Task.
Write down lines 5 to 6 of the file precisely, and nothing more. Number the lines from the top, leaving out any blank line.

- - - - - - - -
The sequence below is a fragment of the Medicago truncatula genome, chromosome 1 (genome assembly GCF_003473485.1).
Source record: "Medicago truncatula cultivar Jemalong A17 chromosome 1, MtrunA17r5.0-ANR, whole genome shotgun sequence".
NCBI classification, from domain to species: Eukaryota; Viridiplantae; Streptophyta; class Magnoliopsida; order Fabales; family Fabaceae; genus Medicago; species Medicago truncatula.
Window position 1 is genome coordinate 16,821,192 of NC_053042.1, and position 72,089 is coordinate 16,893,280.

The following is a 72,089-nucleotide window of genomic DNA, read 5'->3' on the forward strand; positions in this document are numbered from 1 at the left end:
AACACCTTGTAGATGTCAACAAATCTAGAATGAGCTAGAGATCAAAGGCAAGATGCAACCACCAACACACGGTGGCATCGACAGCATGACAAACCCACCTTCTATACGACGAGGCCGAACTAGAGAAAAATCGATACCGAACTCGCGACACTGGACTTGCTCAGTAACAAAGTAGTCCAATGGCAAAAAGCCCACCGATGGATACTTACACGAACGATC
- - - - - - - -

The following is a 72,089-nucleotide window of genomic DNA, read 5'->3' on the forward strand; positions in this document are numbered from 1 at the left end:
AACACCTTGTAGATGTCAACAAATCTAGAATGAGCTAGAGATCAAAGGCAAGATGCAACCACCAACACACGGTGGCATCGACAGCATGACAAACCCACCTTCTATACGACGAGGCCGAACTAGAGAAAAATCGATACCGAACTCGCGACACTGGACTTGCTCAGTAACAAAGTAGTCCAATGGCAAAAAGCCCACCGATGGATACTTACACGAACGATC